The plan of the town of Williams-port being already carried partly into execution, many of the lotts being conveyed, and built upon, and others contracted for, I conceive that it would be no impediment, to the erecting a large City if the rights of purchasers, and the rents payable to the proprietor, and the reversions of titles, and interest, therein, Should be reserved. The town, although small, is upon a large Scale, the streets, and alleys, being wider than common and it is so disposed that it may be extended by the same lines, over the most suitable grounds in the vicinity to a great distance.

If my lands, at Williams port should be appropriated to the use of the public, whether advantageously for me, or not, there is one reservation which, I trust, will not be denied me—Reverence for the dust of my Parents; and affection for very dear friends, recently lost, will appologize for my requesting that one acre may be excluded from Condemnation by law, and from Sale by the Commissioners.

Without a wish, sir, to know the determination of the President, before it is Officially communicated to Congress, I would be happy to have my ideas of this business conformed to the public exp⟨ecta⟩tion; Some thing in the law presents an ambiguity to my understanding, and I confess that the policy of requiring private contributions does not accord with my conceptions of public justice, and the dignity of Government, Yet presuming that there are good reasons why the law should be as it is, I have attempted to stimulate the Citizens of this County to aid it by their exertions.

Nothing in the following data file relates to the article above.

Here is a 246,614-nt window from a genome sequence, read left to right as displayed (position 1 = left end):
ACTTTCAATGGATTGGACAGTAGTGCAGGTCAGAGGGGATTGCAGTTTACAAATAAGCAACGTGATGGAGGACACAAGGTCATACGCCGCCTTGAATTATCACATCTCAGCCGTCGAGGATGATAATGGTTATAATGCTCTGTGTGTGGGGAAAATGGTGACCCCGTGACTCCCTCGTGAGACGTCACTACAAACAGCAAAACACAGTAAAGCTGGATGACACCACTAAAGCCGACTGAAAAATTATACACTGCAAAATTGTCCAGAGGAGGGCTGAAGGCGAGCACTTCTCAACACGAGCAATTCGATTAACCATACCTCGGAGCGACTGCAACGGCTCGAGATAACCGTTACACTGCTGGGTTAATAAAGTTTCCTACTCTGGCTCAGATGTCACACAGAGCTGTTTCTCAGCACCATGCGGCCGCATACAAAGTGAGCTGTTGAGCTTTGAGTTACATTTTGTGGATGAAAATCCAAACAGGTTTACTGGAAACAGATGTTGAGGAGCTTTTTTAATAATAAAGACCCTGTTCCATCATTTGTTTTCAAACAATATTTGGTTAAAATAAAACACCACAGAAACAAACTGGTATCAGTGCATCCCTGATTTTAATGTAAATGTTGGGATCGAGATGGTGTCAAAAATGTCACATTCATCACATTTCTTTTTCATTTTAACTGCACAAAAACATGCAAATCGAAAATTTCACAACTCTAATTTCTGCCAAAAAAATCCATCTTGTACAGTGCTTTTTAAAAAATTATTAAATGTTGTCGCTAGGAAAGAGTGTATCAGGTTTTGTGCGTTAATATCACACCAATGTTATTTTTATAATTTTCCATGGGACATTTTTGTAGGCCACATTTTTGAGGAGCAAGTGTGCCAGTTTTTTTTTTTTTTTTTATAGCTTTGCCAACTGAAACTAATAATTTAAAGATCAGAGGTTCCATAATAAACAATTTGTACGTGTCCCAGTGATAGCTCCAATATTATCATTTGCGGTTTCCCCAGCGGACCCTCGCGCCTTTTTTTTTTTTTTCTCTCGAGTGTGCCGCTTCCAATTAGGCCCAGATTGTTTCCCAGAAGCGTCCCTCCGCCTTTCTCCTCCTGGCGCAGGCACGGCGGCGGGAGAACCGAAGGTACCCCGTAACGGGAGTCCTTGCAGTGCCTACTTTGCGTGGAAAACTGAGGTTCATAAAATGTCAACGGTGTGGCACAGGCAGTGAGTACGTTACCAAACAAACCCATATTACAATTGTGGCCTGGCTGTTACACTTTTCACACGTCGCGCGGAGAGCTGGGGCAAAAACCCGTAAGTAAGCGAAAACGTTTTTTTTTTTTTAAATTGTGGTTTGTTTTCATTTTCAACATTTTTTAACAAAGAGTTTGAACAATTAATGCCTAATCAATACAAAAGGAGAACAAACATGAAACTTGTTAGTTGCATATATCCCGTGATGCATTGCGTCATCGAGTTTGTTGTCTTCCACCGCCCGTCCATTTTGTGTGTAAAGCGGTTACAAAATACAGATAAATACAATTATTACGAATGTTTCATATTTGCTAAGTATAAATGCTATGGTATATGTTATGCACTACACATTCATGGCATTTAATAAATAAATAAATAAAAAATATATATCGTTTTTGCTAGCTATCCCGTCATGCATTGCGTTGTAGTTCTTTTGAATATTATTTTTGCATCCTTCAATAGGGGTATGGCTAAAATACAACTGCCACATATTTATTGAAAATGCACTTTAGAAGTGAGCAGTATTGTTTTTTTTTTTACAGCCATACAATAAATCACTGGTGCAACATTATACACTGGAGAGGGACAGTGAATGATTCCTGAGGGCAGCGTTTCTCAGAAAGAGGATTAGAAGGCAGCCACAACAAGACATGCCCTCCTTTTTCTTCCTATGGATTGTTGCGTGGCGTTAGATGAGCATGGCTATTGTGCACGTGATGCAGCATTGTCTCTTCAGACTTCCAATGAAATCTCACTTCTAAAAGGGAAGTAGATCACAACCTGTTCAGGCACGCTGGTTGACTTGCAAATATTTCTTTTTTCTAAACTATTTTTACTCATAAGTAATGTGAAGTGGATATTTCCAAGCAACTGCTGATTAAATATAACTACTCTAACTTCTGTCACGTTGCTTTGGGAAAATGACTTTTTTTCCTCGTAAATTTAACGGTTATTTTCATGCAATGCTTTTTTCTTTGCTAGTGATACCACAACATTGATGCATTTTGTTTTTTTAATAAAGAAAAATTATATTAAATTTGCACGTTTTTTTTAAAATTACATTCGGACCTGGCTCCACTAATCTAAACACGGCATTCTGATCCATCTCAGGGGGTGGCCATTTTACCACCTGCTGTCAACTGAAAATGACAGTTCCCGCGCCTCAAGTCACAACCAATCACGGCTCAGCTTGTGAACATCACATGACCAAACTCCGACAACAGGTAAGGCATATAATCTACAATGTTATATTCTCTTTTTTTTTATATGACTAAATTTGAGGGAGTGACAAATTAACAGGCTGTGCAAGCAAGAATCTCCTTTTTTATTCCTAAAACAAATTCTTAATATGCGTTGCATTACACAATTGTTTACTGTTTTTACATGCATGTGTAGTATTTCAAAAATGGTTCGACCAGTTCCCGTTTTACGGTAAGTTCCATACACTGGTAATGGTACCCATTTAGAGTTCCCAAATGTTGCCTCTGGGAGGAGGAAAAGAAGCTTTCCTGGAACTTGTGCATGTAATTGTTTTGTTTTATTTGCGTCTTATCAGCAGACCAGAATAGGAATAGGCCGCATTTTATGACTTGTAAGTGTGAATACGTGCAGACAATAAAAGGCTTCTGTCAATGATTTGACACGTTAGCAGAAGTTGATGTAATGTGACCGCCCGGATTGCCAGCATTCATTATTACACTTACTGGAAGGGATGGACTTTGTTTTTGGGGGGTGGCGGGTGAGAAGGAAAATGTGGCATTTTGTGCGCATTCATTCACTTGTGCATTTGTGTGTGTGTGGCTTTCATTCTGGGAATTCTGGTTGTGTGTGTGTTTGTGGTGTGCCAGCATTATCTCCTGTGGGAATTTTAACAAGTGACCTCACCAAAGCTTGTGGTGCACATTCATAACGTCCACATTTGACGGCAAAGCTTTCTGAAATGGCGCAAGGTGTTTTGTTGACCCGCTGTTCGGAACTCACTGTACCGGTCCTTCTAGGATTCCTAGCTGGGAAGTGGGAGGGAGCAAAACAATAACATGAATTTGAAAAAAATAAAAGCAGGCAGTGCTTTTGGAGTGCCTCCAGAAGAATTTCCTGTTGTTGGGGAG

It would have been in vain to have attempted a contribution upon more liberal principles than those recommended in the printed paper inclosed herewith;4 What success it will have, in its present form, I cannot venture to predict. I hope that it will be respectable.

If, Sir, the propositions now made, on my own part, should be had in consideration by you in determining on the seat of Governme⟨nt,⟩ I shall acknowledge them obligatory On me. If not, I request that you will be pleased to confer on this merely as a private letter dictated by a desire of making you acquainted with my present sentiments, and information on the subject. I am, Dear Sir, With the most perfect respect, and Esteem Your Most Obedient and Most affectionate, Humble Servant

O.H. Williams

ALS, DLC:GW; ADfS, MdHi: Otho H. Williams Papers. Mutilated characters in angle brackets are taken from the draft.

For the background to this letter, see Memorandum from Jefferson, 29 Aug. 1790, source note, 14 Sept. 1790 and source note, to GW, 17 Sept. 1790 and notes, and Agreement of Georgetown, Md., Property Owners, 13 Oct. 1790, source note.